Bright Red And Rolling With Sweat
You never know what to wear. One moment you are frozen and the next you are bright red and rolling with sweat. You put on layer after layer of clothes so that you look like Michelin man! Your hands and feet are always blue and freezing cold.
Full or Empty?
If any of these apply to you then acupuncture might be a helpful friend. But how does this ancient treatment deal with temperature regulation? To make sense of this let us boil the possible variations down into two key questions. These are –
- Hot or cold?
- Full or empty?
So what does this mean in practice? The distinction to an acupuncturist is important as each of the four possibilities requires a different treatment strategy. Distinguishing whether we are hot or cold might seem obvious – do we prefer a warm or a cold room, do we look pale or red and flushed, do we like our drinks hot or cold? Does heat or ice help? Do we wear more or less clothes than other people around us?
But what about full or empty? Full conditions are generally stronger and give rise to fuller symptoms, with a stronger presentation. Empty conditions on the other hand arise from deficiency and may become worse when we are tired.
To give a couple of examples, mild menopausal night sweats are usually characterised as empty heat and often show their hand in the afternoon and at night when we are more tired. They come and go as flushes, as does the redness in the face. Full heat would be exemplified by tonsillitis. Symptoms of this condition include a sore throat aggravated by swallowing, along with a continuous fever. The symptoms will often feel more intense than with the first example, and less inclined to variation. We may feel more restless.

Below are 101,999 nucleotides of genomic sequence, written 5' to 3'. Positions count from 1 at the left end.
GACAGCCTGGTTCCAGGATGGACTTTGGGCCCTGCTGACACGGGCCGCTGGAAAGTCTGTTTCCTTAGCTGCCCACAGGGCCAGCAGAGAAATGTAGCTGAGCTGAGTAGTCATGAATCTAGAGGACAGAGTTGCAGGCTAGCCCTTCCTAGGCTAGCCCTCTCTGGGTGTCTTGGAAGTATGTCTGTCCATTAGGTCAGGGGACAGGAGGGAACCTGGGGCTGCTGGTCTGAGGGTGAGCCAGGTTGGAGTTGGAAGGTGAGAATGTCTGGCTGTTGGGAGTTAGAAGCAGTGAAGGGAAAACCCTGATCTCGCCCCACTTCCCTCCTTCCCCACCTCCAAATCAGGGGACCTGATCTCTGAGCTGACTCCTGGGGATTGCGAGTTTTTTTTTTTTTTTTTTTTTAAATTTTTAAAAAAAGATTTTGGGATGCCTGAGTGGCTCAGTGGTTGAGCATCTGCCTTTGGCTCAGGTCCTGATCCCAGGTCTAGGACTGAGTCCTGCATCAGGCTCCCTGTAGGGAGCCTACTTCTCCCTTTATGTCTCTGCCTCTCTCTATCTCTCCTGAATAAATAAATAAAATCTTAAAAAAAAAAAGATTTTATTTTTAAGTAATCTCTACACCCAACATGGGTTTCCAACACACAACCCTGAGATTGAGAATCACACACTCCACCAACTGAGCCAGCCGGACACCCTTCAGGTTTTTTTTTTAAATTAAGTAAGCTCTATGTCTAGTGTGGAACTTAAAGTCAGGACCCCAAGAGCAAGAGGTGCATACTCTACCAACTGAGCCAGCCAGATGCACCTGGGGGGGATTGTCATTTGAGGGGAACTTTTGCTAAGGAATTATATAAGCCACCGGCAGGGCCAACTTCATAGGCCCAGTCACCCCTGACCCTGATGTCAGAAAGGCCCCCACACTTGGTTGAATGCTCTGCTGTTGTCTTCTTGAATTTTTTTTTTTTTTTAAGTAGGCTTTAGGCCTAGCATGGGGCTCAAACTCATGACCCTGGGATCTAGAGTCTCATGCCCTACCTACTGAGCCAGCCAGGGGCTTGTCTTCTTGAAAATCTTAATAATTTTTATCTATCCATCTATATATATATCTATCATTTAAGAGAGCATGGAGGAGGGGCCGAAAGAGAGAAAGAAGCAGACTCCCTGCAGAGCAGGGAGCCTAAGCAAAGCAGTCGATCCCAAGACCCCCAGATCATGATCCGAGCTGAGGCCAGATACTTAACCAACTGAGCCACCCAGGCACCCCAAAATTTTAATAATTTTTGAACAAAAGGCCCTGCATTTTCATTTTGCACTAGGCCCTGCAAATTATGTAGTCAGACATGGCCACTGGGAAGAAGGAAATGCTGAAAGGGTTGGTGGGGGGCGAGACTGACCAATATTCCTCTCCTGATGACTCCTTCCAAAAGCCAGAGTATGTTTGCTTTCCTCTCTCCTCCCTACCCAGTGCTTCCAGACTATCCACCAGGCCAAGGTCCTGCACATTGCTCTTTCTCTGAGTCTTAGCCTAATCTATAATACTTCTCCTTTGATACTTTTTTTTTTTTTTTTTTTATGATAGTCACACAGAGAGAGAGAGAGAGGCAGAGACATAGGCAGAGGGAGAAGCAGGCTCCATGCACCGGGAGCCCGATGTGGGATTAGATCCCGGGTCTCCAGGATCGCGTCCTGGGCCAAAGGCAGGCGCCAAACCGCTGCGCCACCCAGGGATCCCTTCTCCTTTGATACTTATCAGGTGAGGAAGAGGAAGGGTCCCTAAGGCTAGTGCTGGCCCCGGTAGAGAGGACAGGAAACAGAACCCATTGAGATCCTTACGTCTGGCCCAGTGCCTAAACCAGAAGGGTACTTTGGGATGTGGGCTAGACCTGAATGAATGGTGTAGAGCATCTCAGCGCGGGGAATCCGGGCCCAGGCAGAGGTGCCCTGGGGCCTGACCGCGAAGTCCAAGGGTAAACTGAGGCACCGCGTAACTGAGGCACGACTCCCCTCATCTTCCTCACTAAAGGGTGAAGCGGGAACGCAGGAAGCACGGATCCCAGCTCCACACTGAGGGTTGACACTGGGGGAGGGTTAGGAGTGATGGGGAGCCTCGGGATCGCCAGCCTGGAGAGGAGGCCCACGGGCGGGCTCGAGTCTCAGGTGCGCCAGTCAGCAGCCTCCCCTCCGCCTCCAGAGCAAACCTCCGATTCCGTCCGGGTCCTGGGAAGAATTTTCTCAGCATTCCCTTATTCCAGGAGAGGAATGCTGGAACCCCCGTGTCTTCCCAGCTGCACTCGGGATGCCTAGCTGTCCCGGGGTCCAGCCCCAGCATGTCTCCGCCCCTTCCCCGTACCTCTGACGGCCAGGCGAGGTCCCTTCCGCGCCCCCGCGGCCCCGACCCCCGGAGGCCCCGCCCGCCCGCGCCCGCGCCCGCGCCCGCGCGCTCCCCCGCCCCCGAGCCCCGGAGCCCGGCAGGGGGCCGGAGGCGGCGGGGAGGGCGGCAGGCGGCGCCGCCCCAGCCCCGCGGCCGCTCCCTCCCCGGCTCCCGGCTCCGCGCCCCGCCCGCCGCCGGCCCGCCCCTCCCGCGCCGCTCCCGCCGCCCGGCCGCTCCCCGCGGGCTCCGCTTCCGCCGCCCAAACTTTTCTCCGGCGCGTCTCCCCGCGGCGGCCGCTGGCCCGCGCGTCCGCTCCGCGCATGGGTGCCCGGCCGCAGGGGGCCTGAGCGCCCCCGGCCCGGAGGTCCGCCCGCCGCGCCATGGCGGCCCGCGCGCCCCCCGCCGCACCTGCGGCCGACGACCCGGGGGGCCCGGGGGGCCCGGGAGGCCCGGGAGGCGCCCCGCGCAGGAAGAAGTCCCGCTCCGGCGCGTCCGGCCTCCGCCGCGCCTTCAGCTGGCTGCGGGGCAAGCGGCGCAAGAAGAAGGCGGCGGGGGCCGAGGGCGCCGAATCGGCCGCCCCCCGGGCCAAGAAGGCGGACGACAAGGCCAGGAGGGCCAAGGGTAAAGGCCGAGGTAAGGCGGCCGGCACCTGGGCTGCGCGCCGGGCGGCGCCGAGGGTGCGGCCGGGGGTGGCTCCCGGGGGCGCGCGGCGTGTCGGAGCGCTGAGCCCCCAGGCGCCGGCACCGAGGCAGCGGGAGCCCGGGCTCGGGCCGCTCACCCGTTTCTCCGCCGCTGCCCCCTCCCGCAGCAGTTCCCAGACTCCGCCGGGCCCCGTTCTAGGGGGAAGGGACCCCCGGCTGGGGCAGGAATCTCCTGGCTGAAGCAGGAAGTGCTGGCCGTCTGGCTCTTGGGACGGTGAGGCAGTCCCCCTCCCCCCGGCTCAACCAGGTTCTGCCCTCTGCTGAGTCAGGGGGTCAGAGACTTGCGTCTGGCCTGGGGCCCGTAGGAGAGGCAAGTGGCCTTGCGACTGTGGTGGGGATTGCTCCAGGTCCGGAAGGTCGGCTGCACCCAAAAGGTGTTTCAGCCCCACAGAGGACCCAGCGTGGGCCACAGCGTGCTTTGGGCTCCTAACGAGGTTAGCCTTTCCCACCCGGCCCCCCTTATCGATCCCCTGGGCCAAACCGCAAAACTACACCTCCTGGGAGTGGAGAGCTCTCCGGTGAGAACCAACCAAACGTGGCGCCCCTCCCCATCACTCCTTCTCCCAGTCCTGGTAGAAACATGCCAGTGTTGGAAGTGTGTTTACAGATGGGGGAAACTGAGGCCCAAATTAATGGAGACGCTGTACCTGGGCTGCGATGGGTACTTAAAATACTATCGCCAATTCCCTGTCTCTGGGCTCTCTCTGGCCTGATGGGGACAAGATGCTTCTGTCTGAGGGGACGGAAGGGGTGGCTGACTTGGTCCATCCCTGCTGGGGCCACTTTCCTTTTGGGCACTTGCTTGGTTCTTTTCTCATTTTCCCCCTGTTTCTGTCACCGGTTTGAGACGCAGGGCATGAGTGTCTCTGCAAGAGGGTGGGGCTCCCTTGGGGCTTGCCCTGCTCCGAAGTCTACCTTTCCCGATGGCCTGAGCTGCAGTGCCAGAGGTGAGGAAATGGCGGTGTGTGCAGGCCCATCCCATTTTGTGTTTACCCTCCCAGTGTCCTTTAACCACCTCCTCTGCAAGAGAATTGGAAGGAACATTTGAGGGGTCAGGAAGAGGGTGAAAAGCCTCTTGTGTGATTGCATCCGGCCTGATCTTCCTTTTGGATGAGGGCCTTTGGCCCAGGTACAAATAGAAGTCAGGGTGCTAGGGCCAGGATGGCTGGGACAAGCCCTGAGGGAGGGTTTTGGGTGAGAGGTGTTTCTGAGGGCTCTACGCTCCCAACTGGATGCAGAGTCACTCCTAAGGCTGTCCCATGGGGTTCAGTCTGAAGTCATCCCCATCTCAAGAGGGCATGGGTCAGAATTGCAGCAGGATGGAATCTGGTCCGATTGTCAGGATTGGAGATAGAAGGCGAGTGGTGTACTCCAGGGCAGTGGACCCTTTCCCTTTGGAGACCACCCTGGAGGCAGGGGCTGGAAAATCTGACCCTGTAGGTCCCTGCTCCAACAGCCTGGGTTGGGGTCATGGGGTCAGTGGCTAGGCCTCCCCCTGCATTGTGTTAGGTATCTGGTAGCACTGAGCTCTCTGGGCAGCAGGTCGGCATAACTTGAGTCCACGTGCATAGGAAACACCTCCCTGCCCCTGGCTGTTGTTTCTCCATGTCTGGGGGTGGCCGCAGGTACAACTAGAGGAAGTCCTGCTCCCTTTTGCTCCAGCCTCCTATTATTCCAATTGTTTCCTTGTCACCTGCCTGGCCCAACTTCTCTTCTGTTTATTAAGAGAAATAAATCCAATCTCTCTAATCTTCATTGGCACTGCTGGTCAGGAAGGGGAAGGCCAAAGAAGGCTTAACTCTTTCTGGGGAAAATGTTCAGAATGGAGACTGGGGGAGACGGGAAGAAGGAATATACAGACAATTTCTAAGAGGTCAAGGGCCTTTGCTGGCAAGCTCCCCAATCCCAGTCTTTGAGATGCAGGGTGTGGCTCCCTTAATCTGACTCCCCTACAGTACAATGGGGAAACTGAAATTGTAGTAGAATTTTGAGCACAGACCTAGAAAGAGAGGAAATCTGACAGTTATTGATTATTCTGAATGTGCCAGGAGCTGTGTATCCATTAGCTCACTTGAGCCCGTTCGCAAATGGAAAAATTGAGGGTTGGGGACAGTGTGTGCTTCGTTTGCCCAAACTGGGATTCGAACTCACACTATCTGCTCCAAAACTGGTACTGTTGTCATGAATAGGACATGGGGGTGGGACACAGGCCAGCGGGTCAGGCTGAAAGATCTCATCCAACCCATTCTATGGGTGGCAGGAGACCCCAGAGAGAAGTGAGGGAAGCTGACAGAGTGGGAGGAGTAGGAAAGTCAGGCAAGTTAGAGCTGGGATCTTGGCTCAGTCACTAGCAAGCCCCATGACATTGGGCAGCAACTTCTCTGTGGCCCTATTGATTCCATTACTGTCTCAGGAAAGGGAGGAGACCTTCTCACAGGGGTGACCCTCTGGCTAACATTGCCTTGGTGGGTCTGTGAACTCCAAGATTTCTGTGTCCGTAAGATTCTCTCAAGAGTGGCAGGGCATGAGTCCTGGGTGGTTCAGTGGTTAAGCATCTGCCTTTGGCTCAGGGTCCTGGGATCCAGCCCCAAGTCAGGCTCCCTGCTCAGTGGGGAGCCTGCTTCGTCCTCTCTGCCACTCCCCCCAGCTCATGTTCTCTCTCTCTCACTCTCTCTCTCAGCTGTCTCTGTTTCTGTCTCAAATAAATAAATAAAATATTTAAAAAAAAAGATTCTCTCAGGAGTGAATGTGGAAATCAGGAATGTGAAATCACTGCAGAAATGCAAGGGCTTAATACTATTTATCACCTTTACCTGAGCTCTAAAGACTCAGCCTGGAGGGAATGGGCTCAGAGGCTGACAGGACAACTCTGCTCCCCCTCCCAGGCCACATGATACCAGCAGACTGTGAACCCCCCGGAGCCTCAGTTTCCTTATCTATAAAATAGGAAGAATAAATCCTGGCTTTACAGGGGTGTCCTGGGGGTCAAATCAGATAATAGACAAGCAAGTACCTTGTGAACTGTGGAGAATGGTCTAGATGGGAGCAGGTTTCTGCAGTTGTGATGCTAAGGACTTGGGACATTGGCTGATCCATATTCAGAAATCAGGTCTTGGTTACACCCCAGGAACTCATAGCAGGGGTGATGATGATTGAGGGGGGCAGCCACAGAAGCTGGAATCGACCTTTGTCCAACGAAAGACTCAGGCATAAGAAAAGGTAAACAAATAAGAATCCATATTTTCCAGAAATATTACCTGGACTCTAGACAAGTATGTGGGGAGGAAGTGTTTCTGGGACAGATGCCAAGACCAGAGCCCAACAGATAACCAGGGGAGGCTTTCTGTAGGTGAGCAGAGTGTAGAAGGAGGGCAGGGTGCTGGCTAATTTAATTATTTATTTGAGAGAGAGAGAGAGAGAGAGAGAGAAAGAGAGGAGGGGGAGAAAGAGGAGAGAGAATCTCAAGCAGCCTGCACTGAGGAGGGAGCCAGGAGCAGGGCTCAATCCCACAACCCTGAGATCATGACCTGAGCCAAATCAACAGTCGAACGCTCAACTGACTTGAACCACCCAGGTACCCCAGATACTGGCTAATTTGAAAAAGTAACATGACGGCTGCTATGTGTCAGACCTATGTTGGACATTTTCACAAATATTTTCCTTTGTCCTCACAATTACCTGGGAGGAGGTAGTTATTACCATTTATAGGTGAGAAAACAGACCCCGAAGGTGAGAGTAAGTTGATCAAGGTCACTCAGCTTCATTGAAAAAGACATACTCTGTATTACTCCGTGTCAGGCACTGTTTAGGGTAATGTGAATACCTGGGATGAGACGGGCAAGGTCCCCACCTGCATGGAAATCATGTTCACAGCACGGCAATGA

A similar set of principles applies to cold. It is curious to note that many of my fertility patients that exhibit low progesterone levels also present with empty cold. Commonly their abdomen will be cold as will be their hands and feet.
Deciphering The Signs
The skill of the acupuncturist lies in deciphering the signs presented by the body which involves listening, touching, asking, looking and smelling. This will include a reading of both the tongue and pulse. Treatment such as clearing and nourishing will be applied as appropriate until the signs diminish. Lifestyle changes can help too. Foods can be added/subtracted to your diet to cool you (avoid ginger and chili), warm you (soups and stews, ginger, black pepper) and nourish you (miso soup, beetroot soup).
You may also exhibit a combination of these symptoms (eg freezing during the day and hot in bed), which would require two parallel treatment principles. And yes men do get night sweats too!
Would you like to be better regulated? Call Martin Dean on 07969413158
[I can never get my temperature right]